Warranty: Three years, unlimited kilometres.
Servicing: The new 3 heralds Mazda’s new Service Select program of 10,000km or no longer than 12 months, with the price of servicing capped for the life of the vehicle.
HOW IT COMPARES | VALUE FOR MONEY
Volkswagen Golf 103TSI Highline ($31,990) - A tad cheaper than the GT’s $32,590, but while the Highline has a knee airbag and parking sensors (not found on the GT), the new Mazda3 is better featured, more powerful and a match on-road.
The Mazda also has killer resale value that the Golf can’t match. (see Golf reviews)
Toyota Corolla 1.8 Levin ZR hatch CVT ($30,490) - The top-spec Corolla is a couple of grand cheaper than the Mazda3 GT and is also very strong in resale.
That said, its 103kW/173Nm 1.8litre engine is well down on the Mazda’s figures of 138kW and 250Nm and is less-involving on-road.
With a small 280litres of boot space, the Corolla is also behind the GT’s 308litres. (see Corolla reviews)
Audi A3 1.4TFSI Attraction S tronic ($35,600) - This Audi has the super-click dual-clutch S tronic transmission and, while that engine is good for 90kW and 200Nm - also well down on the Mazda3 GT’s numbers - it can deliver a better claimed fuel-consumption figure of 5.0 l/100km.
The Audi is perhaps more stylish, and has a way bigger boot than the Mazda - 380 litres versus 308 litres, but the Mazda is more potent on road and the better overall package. (see A3 reviews)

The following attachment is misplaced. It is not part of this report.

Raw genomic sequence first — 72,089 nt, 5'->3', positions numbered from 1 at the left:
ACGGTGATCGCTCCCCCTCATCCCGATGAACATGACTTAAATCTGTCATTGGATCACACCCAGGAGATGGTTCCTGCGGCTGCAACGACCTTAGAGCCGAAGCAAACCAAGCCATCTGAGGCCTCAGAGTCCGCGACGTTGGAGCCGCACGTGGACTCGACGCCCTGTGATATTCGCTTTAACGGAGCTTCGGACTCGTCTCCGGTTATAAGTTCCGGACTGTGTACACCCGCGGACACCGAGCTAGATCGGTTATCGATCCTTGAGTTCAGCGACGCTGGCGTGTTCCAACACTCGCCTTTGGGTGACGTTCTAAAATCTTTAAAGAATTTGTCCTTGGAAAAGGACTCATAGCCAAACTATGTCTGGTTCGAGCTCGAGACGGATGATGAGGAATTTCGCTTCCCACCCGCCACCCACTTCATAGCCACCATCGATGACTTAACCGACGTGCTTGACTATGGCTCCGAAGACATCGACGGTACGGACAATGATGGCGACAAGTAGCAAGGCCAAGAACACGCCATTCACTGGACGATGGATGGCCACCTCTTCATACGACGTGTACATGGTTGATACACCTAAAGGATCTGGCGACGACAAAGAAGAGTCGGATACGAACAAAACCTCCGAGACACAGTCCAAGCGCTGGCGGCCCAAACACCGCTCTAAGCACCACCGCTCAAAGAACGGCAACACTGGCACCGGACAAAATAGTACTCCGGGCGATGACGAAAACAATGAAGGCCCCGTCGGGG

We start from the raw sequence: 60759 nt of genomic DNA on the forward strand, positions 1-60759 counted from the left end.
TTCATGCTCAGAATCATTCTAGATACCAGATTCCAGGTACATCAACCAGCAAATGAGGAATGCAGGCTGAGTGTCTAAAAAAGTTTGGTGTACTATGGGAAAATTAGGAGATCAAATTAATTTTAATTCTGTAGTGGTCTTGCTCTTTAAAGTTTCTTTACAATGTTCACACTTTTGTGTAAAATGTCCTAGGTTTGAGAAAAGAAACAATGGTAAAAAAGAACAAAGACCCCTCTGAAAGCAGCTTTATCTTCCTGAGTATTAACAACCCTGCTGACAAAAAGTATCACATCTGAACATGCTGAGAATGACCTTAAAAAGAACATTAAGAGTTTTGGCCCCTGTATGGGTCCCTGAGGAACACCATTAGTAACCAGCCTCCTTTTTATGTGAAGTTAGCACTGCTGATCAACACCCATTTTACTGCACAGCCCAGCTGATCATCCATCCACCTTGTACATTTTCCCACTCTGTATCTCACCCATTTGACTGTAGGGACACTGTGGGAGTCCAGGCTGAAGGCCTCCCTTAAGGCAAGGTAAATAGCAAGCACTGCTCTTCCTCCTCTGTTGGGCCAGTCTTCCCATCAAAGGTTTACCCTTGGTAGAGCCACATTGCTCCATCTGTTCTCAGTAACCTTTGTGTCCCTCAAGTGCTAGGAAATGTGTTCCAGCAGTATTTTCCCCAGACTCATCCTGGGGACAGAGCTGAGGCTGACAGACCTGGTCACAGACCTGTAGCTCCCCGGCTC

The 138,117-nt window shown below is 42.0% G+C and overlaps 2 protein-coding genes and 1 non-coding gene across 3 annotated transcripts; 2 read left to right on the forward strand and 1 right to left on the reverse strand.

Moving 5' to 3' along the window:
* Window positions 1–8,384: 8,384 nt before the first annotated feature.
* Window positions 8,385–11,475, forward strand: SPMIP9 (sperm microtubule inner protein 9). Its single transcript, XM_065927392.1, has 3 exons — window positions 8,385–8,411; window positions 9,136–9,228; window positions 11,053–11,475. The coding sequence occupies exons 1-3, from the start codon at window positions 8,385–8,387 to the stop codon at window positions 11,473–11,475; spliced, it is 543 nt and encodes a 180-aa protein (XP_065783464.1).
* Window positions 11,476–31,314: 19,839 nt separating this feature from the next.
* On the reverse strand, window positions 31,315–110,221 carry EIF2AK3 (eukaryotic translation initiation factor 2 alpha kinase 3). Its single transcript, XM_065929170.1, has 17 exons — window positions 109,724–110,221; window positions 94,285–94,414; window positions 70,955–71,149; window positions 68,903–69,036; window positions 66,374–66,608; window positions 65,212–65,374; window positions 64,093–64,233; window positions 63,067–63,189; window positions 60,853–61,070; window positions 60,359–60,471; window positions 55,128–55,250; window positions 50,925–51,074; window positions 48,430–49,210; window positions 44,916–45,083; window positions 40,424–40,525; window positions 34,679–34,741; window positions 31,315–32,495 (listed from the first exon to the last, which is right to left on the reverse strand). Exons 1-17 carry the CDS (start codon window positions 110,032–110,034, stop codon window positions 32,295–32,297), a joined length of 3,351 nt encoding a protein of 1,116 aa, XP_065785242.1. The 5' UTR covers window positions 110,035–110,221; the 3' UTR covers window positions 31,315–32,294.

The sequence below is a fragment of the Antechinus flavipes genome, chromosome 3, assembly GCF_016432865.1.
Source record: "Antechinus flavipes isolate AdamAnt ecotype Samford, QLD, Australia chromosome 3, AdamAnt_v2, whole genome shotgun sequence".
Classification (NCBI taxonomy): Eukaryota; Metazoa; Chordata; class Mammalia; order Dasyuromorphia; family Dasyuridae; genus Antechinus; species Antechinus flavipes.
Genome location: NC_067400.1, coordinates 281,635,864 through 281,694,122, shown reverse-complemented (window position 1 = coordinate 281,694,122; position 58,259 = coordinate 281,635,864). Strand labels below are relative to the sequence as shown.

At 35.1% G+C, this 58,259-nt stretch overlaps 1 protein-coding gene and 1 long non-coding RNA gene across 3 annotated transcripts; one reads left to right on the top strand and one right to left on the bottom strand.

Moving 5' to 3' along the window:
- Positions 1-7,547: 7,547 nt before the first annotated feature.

Note: All prices are Manufacturers’ List Price and do not include dealer-delivery and on-road costs.
TMR VERDICT | OVERALL
In all respects, it’s an impressive package. We’ve got no doubt that it will continue the sales success of its predecessor in this market. Buyers will certainly enjoy this car.
Ride and handling, and the overall refinement the new Mazda3 offers, has traditionally been the preserve of the premium European badges.
No longer. The new Mazda3 is right up there.
We can only hope the company has a hot MPS version in the pipeline. That would be really sensational.
PRICING (excludes on-road costs)
- Mazda3 Neo - 2.0 litre petrol - 6M - $20,490
- Mazda3 Neo - 2.0 litre petrol - 6A - $22,490
- Mazda3 Maxx - 2.0 litre petrol - 6M - $22,990
- Mazda3 Maxx - 2.0 litre petrol - 6A - $24,990
- Mazda3 Touring - 2.0 litre petrol - 6M - $25,490
- Mazda3 Touring - 2.0 litre petrol - 6A - $27,490
- Mazda3 SP25 - 2.5 litre petrol - 6M - $25,890
- Mazda3 SP25 - 2.5 litre petrol - 6A - $27,890
- Mazda3 SP25 GT - 2.5 litre petrol - 6M - $30,590
- Mazda3 SP25 GT - 2.5 litre petrol - 6A - $32,590
- Mazda3 SP25 Astina - 2.5 litre petrol - 6M - $36,190
- Mazda3 SP25 Astina - 2.5 litre petrol - 6A - $38,190